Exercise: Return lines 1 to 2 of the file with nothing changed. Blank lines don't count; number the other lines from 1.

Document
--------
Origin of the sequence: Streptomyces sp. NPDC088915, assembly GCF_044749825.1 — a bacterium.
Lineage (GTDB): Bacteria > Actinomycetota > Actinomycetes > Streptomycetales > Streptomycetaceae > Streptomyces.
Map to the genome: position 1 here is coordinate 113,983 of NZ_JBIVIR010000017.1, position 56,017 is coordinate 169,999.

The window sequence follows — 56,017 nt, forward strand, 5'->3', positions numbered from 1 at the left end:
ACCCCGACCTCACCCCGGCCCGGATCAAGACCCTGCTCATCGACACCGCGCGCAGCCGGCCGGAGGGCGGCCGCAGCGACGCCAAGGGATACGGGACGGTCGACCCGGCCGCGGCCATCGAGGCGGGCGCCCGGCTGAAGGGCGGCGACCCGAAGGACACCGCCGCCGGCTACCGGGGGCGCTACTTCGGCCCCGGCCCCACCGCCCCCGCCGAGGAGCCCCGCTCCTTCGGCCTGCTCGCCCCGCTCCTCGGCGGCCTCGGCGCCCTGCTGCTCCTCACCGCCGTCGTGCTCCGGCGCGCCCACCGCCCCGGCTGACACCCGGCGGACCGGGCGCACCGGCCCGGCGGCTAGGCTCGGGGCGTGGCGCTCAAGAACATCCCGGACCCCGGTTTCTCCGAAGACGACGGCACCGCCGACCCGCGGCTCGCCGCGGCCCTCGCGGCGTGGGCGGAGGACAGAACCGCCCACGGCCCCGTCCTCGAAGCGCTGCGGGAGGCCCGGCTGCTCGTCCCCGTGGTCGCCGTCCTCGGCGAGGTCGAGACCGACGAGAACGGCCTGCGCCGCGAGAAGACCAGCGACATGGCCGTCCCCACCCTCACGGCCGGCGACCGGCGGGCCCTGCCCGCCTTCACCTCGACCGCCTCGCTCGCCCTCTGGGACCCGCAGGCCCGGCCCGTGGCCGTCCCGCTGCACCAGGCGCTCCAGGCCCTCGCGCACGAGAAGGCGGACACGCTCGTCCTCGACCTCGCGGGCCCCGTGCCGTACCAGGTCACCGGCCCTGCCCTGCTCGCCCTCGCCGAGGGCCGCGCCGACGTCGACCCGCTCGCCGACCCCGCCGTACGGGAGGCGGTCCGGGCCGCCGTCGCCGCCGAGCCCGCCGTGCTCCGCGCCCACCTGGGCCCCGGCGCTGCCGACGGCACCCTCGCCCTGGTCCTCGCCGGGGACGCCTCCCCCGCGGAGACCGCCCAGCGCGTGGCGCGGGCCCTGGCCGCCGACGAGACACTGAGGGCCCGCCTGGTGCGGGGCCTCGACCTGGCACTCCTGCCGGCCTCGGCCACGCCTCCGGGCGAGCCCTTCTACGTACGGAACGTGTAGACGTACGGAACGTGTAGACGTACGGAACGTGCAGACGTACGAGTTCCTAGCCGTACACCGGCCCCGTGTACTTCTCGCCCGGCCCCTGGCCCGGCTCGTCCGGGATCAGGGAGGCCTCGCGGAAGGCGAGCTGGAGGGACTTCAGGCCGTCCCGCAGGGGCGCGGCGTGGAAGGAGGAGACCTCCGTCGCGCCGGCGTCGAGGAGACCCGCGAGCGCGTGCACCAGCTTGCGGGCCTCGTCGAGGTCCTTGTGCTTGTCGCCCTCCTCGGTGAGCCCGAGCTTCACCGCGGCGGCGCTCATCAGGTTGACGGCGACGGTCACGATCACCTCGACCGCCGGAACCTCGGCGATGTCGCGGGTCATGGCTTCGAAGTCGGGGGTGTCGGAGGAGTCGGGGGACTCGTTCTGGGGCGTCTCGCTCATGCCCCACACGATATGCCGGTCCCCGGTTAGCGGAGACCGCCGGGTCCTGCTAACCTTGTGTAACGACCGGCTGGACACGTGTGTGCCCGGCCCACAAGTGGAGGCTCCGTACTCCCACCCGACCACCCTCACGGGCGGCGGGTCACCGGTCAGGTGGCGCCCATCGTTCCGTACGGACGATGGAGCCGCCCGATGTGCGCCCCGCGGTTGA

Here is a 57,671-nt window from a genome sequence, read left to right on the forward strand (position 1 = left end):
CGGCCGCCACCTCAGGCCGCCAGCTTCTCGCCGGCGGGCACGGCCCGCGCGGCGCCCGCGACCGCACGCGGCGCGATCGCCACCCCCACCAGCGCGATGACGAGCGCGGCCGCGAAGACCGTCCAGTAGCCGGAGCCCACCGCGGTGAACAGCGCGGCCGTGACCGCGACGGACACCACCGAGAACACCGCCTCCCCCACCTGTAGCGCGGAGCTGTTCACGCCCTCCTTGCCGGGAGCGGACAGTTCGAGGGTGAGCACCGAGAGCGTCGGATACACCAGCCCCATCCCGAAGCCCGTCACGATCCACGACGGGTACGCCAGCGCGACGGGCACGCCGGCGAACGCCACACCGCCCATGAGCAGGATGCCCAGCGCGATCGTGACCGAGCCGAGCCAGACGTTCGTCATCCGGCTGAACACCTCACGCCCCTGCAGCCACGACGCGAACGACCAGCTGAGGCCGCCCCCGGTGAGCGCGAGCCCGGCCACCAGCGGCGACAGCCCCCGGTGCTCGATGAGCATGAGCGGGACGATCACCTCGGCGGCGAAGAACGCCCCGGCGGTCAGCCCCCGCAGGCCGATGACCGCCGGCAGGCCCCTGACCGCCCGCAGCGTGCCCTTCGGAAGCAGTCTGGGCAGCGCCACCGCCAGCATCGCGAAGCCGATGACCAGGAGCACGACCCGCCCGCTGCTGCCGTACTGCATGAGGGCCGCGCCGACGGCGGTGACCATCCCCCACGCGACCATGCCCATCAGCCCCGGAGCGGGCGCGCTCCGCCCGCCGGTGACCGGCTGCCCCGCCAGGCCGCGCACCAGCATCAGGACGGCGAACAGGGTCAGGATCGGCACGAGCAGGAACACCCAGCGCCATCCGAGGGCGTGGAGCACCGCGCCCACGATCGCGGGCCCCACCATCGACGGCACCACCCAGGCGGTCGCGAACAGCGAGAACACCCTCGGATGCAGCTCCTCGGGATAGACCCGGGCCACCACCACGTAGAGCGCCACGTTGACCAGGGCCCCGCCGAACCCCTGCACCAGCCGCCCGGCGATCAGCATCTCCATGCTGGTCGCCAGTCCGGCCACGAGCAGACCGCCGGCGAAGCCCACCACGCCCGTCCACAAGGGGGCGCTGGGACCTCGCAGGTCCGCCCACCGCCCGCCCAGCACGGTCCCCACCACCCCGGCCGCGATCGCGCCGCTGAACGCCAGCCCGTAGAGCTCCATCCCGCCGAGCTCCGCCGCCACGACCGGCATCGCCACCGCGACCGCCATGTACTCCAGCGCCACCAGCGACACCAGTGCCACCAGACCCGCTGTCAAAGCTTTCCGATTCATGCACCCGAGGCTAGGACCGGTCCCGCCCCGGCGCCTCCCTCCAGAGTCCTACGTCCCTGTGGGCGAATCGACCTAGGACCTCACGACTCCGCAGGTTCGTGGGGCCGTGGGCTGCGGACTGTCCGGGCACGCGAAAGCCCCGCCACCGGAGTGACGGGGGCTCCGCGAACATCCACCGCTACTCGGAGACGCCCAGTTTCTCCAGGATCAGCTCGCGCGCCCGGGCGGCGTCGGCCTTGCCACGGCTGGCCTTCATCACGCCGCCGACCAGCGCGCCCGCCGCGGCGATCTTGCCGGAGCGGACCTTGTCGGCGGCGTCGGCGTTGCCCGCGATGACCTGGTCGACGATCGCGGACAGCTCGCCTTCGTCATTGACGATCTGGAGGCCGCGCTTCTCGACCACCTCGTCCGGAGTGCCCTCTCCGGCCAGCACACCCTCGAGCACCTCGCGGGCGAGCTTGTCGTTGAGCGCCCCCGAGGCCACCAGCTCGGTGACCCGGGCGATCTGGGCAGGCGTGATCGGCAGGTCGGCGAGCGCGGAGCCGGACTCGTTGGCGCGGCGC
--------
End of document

Origin of the sequence: Streptomyces sp. NPDC088915, assembly GCF_044749825.1 — a bacterium.
Lineage (GTDB): Bacteria > Actinomycetota > Actinomycetes > Streptomycetales > Streptomycetaceae > Streptomyces.